Since the release of the Archbishop of Canterbury’s letter to the Bishop of Central Florida, many have wondered if it is possible for the Anglican Communion to come out of this era of crisis well.
T.W. Bartel, over at Modern Churchpeople’s Union says the that letter is “scarcely innocuous.”
On 14 October 2007 the Archbishop of Canterbury wrote to Bishop John Howe of Central Florida full text here. There was considerable discussion in the blogosphere. A clarification was issued by Lambeth Palace – which caused yet more debate.
At issue were the ecclesiological assumptions contained in the letter. The Archbishop appeared to remove the national church and province from any significant role in his understanding of Anglican polity. He also seemed to suggest that a ‘Windsor-compliant’ diocese would be in communion with the Archbishop of Canterbury, separate from the relationship of the diocese to its province.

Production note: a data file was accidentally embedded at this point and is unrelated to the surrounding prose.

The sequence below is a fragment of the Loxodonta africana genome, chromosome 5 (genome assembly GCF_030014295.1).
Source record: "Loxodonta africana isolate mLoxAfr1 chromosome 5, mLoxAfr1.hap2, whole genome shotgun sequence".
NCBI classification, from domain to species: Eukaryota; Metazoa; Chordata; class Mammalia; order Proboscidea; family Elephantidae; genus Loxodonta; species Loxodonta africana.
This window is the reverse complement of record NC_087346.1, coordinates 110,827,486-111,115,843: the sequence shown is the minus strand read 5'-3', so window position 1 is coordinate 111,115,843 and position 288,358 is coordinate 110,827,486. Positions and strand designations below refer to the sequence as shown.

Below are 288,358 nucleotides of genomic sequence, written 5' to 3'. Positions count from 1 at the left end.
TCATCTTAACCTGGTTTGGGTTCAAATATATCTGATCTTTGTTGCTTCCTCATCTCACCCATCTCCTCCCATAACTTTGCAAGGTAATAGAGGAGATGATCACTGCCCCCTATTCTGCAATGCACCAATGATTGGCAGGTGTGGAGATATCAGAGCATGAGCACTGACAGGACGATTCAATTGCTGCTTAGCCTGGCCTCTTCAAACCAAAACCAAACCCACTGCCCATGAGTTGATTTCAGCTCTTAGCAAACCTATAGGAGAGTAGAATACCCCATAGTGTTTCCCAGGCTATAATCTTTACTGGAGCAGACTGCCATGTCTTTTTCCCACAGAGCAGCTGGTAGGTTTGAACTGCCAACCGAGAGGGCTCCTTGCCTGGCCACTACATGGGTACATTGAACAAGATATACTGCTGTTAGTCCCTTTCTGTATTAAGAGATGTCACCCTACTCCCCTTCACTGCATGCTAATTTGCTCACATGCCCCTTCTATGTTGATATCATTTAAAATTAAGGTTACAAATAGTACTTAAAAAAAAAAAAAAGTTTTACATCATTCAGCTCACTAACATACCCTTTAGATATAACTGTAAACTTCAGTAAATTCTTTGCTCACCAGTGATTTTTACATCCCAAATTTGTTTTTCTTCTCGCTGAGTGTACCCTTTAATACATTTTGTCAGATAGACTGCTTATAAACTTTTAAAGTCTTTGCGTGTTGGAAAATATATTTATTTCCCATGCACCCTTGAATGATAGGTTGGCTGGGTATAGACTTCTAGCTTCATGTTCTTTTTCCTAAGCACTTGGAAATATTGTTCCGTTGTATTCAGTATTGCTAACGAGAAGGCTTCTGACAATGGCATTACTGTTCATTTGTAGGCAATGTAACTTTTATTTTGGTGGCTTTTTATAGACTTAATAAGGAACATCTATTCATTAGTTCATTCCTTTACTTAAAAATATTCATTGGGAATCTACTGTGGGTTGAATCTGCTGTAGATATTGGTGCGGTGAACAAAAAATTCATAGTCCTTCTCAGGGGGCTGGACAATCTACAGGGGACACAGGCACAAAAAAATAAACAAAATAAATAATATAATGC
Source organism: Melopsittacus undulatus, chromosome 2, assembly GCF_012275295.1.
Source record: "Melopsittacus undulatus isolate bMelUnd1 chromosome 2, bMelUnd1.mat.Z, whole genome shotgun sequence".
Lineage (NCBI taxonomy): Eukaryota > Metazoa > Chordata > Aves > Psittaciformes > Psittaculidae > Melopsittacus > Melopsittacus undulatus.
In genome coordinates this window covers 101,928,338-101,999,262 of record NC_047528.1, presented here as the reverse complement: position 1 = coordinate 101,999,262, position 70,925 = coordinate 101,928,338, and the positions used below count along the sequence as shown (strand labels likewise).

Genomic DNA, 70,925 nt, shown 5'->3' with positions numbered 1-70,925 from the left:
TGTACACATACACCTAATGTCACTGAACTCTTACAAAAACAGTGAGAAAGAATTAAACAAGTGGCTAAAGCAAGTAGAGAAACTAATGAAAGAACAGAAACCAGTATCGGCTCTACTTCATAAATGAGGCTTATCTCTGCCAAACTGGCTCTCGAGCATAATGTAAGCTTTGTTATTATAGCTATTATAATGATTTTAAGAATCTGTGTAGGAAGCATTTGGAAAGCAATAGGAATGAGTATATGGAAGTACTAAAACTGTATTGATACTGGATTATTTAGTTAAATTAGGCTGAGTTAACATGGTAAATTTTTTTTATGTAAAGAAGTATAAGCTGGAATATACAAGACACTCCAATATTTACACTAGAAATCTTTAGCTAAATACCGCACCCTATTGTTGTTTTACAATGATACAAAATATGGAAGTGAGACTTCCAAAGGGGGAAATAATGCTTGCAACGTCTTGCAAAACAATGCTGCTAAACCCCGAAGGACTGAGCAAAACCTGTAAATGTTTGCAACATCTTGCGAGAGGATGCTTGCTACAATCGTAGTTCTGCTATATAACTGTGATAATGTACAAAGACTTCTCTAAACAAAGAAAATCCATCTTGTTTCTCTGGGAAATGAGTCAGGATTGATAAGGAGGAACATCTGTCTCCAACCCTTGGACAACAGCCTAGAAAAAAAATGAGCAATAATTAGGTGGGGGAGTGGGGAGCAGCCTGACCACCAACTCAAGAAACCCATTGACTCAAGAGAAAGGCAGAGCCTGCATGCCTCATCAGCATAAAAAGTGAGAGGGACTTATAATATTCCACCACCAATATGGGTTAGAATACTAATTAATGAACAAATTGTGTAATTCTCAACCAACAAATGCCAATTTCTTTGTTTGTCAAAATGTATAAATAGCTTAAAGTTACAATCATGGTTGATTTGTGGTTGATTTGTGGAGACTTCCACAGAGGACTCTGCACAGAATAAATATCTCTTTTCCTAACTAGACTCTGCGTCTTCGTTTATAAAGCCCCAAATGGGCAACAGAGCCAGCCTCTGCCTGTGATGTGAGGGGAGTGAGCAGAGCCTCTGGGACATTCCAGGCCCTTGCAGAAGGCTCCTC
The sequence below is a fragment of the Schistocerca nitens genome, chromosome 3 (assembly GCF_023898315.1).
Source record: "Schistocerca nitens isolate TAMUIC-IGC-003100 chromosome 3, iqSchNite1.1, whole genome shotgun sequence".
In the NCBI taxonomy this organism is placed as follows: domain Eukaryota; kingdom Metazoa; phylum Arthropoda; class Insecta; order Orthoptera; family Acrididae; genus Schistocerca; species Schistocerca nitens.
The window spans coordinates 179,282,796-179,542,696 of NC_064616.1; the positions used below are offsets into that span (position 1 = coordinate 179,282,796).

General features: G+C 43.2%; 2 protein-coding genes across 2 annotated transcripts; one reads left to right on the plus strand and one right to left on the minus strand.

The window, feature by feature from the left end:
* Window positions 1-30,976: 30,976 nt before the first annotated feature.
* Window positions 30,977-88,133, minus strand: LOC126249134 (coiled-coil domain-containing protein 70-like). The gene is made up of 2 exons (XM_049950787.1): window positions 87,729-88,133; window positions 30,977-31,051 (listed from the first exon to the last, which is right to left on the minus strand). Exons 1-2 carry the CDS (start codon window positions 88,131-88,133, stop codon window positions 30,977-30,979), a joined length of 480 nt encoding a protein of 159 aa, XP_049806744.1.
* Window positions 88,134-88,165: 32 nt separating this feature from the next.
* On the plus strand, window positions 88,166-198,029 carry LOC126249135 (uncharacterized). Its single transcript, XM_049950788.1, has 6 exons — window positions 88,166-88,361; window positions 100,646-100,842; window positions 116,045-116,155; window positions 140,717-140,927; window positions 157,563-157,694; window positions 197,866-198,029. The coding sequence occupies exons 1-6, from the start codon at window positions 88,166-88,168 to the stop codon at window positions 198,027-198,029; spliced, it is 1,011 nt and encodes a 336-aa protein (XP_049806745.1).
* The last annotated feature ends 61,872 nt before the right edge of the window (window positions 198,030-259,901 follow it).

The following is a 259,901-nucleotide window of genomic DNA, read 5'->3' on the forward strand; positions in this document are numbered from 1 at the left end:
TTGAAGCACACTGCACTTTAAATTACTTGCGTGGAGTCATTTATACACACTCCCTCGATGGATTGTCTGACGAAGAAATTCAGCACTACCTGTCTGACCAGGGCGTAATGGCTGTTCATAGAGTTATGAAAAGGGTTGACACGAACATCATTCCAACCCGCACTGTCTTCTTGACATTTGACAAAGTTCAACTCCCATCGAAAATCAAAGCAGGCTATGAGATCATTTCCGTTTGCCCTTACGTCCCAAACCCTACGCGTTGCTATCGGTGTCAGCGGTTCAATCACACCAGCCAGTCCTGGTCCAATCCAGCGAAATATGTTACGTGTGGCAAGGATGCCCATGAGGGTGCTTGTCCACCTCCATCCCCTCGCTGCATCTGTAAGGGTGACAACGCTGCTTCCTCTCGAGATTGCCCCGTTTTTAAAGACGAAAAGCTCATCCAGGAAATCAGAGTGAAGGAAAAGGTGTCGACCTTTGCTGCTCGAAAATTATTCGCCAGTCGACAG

In a letter to Bishop Bob Duncan of Pittsburgh, by contrast, Presiding Bishop Jefferts Schori makes very clear that the national church and its constitutional structures are a very sharp reality.
In the midst of these circumstances, the trustworthiness of the ‘Instruments of Unity’ is scarcely enhanced when the Archbishop of Canterbury, in a personal letter to another bishop, takes it as read that the Instruments, in addition to having the power to deprive a member church of full status in the Communion, have the authority to recognise dissident dioceses of that church as retaining that status—so long as their bishop conforms to the strictures of documents and processes with no legitimate binding force on the Communion. And, pace Lambeth Palace, that is both a new policy statement—albeit a natural extension of current policy— and a road map for the future of the Communion—though in the event that TEC is expelled from the Communion, that Communion has no future worthy of the name.
Read it all here.
Hat tip to Thinking Anglicans.